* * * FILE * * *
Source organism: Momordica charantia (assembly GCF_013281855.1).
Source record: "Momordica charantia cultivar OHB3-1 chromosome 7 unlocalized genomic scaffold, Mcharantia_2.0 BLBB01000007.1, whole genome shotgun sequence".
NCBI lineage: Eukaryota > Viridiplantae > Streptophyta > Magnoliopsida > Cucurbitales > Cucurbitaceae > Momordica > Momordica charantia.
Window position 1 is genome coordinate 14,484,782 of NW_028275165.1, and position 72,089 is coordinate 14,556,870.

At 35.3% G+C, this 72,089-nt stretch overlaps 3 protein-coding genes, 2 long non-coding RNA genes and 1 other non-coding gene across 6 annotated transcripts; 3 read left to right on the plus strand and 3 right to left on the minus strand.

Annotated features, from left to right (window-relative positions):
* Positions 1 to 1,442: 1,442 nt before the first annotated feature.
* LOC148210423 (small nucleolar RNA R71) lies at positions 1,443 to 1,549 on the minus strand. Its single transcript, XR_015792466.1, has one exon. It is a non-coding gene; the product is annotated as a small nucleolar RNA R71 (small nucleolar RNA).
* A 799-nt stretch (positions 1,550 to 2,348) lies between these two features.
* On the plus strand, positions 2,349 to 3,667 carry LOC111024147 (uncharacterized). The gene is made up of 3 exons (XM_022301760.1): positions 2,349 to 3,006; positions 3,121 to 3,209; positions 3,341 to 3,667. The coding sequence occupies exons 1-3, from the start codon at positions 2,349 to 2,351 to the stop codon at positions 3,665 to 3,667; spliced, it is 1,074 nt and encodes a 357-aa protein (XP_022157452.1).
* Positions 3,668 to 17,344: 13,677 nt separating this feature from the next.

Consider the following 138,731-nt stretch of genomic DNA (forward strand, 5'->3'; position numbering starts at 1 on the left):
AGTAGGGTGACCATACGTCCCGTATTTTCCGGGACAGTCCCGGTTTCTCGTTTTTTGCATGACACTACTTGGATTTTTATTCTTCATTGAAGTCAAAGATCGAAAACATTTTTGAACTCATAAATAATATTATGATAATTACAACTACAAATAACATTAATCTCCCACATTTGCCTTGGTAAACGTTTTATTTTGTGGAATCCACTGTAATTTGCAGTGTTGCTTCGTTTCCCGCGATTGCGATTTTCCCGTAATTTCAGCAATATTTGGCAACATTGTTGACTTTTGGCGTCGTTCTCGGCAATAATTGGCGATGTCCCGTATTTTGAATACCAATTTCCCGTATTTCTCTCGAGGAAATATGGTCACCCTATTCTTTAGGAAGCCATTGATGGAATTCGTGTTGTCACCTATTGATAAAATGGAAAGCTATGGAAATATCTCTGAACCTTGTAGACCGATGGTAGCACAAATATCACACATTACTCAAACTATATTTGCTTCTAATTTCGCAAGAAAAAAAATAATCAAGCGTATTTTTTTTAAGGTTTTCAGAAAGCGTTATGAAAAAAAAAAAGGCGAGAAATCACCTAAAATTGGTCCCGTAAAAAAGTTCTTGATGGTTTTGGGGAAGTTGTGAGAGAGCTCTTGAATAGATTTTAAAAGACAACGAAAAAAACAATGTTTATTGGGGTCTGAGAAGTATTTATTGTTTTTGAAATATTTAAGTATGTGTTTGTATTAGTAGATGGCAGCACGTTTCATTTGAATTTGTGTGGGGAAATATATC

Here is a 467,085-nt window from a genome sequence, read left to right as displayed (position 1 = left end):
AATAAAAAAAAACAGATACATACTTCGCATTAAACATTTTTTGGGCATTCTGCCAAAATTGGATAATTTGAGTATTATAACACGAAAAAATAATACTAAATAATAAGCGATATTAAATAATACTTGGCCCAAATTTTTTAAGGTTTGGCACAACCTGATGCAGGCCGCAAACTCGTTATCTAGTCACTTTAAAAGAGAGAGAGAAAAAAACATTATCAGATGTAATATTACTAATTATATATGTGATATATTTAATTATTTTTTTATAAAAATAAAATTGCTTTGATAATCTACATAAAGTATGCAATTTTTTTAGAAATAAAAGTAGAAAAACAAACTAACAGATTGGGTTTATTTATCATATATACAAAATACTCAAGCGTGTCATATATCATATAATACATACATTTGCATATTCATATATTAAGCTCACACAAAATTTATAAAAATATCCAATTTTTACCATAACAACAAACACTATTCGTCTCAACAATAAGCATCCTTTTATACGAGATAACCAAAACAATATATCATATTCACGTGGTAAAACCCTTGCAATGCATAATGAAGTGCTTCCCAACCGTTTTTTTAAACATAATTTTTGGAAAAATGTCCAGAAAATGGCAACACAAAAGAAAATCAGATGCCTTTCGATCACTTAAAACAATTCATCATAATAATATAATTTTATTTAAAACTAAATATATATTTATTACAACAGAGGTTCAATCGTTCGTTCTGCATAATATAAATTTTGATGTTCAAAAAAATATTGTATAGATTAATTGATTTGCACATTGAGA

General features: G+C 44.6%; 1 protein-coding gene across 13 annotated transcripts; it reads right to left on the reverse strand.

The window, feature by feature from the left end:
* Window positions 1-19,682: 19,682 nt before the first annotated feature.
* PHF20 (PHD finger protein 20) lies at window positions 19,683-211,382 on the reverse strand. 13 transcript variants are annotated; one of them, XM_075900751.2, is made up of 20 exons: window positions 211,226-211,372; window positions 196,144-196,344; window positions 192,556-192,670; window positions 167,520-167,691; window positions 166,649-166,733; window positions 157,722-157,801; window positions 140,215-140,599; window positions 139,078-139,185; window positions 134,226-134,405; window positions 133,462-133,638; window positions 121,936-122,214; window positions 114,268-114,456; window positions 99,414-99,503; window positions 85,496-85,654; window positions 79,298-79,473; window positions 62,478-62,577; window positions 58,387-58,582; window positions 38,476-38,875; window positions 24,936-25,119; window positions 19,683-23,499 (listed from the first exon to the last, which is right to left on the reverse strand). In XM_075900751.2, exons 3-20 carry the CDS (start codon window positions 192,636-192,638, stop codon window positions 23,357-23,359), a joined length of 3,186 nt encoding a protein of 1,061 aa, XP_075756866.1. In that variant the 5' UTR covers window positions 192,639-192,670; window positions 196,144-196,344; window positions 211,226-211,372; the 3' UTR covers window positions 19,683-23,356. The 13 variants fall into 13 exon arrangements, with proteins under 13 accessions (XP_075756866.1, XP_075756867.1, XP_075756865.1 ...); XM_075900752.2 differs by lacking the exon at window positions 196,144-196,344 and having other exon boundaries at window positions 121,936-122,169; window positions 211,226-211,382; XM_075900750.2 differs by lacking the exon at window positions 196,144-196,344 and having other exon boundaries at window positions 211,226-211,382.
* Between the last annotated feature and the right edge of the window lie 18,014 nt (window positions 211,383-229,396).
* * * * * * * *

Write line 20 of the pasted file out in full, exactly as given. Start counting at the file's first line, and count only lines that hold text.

* Between the last annotated feature and the right edge of the window lie 18,014 nt (window positions 211,383-229,396).